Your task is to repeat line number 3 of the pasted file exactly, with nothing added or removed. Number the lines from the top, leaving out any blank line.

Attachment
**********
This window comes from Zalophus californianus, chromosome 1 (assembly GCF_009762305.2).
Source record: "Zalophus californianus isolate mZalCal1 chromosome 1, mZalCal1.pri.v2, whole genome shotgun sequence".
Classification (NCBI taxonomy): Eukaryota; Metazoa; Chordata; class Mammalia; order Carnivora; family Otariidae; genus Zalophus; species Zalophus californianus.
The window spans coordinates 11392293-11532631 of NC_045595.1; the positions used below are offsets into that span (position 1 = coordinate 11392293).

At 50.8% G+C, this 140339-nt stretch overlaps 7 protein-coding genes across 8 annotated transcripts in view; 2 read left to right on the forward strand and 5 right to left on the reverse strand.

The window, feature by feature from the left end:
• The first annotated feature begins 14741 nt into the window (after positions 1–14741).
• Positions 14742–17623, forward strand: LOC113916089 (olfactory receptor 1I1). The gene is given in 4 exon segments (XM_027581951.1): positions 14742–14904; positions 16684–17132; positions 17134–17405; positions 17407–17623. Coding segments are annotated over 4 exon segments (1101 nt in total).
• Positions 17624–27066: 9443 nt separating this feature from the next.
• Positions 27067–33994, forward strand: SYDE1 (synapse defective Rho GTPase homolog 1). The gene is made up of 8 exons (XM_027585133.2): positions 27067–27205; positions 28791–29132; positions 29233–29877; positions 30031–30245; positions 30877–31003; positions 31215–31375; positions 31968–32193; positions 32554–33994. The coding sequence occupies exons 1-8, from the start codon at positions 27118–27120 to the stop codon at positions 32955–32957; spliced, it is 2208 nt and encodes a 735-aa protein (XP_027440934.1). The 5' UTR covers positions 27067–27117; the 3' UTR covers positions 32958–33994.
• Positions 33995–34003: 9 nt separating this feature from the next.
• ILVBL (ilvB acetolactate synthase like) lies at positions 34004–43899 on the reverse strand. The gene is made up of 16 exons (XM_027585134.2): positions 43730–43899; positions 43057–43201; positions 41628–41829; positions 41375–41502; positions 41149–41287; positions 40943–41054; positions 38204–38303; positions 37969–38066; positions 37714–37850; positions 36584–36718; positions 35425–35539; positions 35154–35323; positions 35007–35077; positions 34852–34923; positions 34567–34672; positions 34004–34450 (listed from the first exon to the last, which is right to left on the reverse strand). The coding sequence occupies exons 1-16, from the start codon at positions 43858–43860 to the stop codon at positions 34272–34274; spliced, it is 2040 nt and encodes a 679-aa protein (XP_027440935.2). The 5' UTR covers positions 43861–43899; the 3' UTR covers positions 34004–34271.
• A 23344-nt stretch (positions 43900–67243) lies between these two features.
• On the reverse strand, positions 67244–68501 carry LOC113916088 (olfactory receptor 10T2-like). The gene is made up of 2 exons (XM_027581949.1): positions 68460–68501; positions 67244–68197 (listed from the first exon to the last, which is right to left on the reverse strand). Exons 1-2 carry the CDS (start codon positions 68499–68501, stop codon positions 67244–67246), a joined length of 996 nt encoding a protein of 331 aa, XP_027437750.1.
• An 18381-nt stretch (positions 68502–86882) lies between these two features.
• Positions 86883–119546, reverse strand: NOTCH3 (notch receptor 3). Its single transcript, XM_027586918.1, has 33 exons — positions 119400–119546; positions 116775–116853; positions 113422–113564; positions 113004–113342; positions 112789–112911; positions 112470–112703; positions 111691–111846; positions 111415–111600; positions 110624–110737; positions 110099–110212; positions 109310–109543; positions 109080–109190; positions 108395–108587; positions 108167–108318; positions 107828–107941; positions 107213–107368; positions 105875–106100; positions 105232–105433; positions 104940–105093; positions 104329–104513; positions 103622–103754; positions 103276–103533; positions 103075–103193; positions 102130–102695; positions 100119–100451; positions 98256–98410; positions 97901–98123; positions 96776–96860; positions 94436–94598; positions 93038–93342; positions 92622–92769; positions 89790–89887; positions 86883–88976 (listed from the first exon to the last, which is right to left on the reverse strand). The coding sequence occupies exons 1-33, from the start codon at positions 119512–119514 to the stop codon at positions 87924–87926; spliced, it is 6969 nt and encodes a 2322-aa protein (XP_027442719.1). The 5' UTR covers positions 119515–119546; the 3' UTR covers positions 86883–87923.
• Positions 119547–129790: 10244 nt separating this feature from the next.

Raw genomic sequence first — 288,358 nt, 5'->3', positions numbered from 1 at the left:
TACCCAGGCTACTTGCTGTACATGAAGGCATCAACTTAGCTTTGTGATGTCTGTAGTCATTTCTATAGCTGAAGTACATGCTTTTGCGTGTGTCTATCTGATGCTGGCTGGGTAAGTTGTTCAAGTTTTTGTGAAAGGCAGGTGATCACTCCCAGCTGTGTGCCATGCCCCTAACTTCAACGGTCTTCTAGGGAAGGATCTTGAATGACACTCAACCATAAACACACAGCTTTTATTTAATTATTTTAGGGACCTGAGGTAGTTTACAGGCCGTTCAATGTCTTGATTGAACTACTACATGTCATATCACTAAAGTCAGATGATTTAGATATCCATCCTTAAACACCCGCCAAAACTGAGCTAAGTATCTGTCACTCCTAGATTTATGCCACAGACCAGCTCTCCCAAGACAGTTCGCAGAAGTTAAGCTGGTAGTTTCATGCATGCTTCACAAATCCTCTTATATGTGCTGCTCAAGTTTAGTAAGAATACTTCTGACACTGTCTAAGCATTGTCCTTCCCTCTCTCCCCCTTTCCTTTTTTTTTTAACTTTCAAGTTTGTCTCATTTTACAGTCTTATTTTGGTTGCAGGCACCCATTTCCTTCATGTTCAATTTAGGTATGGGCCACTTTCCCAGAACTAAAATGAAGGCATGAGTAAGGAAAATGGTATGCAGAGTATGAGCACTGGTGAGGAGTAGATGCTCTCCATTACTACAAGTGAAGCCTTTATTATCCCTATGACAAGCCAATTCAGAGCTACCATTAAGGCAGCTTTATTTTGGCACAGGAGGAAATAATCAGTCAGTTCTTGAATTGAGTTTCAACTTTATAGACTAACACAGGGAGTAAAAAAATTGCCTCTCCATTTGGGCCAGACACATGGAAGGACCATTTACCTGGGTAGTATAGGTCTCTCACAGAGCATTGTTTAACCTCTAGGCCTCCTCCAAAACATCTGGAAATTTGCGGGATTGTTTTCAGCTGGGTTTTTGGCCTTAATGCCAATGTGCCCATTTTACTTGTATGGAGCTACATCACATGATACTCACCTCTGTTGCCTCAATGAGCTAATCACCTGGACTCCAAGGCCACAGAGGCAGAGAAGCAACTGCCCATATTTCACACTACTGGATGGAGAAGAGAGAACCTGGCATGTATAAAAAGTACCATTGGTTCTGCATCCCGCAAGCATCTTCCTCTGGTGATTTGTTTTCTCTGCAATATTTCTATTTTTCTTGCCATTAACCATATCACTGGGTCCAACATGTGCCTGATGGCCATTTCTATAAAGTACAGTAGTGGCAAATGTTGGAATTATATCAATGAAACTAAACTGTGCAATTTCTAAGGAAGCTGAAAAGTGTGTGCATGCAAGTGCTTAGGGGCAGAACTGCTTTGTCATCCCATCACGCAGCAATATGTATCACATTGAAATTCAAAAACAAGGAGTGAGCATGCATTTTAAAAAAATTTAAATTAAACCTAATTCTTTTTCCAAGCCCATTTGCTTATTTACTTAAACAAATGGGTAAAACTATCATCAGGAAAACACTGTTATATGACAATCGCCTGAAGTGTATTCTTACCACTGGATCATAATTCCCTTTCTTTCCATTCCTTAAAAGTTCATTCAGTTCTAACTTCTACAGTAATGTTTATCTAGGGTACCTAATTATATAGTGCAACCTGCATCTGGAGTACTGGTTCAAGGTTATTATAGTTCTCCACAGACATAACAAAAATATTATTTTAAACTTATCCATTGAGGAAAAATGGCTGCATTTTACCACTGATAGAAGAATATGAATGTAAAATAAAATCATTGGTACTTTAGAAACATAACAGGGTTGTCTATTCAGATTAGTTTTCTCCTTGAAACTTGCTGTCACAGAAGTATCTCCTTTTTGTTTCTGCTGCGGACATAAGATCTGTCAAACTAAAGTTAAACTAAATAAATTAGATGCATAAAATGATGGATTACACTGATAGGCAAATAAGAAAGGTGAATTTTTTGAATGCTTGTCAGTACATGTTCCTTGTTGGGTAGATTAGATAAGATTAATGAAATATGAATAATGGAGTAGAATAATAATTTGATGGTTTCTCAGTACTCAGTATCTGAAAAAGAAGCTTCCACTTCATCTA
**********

Classification (NCBI taxonomy): Eukaryota; Metazoa; Chordata; class Mammalia; order Carnivora; family Otariidae; genus Zalophus; species Zalophus californianus.